Inside London’s Excel exhibition centre, fireworks are going off and there are cheers of joy as Alex Lynn and Mahindra Racing celebrate an unlikely Formula E race victory. But just a few feet away, the atmosphere inside the DS Techeetah garage is far more subdued.
Eventually the silence is broken by the voice of driver Jean-Éric Vergne on the car-to-pit radio. “This race was a pure joke,” he says. “I’m ashamed to see this type of racing. I’m in shock, honestly.” A few moments later, Vergne (known as Jev) pulls his battle-scarred single-seater into the pits and clambers out, making a circling cuckoo gesture with his finger. It’s a stark contrast to the buoyant, hopeful mood in the same pit a little over five hours earlier.
Autocar was given access to the DS garage for Sunday’s event, including the chance to listen in to Vergne’s radio communications. Initially hopes were high of making up for a difficult outing in Saturday’s first race. Mixed conditions during Formula E’s controversial qualifying format – in which the top drivers in the championship run in the first of four short sessions, when track conditions are typically at their worst – left Vergne 23rd on the grid, with team-mate António Félix da Costa a little way ahead in 17th.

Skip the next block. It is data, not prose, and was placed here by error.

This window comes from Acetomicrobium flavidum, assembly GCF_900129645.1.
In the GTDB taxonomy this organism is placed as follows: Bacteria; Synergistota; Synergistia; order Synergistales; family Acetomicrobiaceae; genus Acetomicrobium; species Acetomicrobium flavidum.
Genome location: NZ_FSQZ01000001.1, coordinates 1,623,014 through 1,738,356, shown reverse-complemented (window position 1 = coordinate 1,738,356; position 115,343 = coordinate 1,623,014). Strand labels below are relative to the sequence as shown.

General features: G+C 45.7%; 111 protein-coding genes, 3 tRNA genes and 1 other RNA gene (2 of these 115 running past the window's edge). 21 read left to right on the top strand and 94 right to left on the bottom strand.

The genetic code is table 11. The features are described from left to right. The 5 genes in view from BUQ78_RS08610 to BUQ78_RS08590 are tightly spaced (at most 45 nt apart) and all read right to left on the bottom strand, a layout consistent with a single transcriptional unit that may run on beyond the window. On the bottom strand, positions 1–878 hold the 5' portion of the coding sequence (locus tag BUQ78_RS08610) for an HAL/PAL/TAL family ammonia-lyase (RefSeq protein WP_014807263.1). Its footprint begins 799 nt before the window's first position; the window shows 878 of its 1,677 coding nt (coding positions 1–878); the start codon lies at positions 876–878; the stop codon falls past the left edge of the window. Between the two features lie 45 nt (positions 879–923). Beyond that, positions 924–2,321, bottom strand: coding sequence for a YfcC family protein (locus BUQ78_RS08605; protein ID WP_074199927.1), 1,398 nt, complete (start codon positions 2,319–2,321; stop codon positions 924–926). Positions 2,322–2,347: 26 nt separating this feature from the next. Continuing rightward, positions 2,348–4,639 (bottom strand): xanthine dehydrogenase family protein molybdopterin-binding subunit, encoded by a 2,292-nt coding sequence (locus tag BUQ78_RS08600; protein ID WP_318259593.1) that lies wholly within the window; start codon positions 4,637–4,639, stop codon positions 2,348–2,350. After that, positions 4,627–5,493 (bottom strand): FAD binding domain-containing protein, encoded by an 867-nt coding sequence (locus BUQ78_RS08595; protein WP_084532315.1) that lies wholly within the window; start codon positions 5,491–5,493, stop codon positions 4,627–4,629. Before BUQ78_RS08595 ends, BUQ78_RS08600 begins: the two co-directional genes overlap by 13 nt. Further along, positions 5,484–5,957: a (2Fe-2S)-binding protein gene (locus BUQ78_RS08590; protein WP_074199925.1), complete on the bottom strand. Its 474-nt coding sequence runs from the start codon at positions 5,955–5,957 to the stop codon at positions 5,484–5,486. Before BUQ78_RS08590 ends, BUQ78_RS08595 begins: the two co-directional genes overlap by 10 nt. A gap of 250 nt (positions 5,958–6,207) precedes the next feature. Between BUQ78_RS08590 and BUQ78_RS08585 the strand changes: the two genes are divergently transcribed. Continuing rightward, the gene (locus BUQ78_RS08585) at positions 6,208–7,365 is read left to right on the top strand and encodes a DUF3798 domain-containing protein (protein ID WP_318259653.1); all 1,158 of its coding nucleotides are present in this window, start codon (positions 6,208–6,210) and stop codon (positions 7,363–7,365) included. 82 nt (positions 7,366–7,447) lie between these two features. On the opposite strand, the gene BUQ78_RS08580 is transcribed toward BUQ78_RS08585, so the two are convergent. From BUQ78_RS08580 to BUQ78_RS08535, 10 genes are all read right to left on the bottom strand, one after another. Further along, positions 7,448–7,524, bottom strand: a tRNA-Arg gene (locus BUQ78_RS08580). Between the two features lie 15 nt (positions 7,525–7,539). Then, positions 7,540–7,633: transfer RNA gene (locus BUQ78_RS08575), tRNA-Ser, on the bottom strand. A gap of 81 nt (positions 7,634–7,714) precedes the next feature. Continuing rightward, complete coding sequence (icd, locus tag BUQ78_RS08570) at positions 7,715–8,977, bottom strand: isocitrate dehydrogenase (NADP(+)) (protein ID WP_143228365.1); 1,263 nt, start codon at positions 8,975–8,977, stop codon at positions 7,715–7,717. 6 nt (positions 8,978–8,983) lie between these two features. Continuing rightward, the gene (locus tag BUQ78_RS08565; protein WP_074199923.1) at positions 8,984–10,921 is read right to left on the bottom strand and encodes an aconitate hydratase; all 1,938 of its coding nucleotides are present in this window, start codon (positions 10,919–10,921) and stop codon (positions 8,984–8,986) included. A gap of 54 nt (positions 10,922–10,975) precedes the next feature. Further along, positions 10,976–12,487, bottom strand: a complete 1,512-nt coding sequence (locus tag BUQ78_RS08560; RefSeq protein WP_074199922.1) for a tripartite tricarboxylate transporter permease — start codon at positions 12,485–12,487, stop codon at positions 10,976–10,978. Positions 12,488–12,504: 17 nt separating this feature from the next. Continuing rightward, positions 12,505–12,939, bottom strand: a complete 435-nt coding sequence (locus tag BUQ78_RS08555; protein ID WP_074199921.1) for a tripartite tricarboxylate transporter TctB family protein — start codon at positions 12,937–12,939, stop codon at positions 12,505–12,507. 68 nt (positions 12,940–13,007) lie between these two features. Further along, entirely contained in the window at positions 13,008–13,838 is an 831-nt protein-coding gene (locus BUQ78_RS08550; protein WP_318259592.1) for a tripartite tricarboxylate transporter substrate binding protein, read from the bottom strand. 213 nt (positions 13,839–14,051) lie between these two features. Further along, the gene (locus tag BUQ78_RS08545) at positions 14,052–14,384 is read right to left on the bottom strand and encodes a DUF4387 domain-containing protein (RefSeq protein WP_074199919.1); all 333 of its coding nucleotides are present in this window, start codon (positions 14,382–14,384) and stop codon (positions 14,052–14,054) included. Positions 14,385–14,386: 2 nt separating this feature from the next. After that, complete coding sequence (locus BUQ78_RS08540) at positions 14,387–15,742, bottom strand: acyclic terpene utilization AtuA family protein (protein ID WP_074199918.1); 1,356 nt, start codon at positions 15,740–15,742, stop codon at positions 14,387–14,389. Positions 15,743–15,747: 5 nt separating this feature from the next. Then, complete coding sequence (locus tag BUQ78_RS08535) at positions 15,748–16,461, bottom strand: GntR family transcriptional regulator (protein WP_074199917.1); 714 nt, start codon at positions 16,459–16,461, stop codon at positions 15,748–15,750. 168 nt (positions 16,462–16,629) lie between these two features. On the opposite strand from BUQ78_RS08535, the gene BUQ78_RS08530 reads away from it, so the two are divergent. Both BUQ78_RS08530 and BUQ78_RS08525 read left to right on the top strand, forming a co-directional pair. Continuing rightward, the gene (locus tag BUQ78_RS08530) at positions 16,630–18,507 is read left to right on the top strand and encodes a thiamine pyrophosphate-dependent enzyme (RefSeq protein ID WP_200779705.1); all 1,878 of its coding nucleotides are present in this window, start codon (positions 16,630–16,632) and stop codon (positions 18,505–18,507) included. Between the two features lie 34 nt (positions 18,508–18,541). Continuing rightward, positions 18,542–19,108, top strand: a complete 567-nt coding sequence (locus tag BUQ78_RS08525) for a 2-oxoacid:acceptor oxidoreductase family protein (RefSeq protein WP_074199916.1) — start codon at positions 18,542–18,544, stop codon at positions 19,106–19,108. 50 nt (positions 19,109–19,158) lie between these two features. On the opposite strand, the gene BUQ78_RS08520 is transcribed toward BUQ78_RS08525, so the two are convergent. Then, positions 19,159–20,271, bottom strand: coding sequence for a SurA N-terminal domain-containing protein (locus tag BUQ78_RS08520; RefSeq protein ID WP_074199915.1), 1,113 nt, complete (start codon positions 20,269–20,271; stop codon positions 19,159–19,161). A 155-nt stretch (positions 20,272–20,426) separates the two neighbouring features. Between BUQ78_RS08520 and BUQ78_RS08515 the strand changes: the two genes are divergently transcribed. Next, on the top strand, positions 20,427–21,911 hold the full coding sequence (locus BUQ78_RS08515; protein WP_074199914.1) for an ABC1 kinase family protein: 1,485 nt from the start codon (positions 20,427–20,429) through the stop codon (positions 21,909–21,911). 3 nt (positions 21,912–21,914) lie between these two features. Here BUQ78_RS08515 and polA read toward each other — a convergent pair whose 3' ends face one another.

Félix da Costa climbed to eighth in the race, with Vergne 14th, which became 12th after the two Nissan e-Dams machines were disqualified. The silver lining was that DS Techeetah maintained its lead in the Formula E teams’ points table.
With rain having messed up Saturday’s qualifying, the team is nervous of a repeat on Sunday. Félix da Costa is slowest in his qualifying group, with Vergne next up. After one camera shot shows what could be drops of rain, Vergne’s engineer asks: “Are you sure you want to go first?”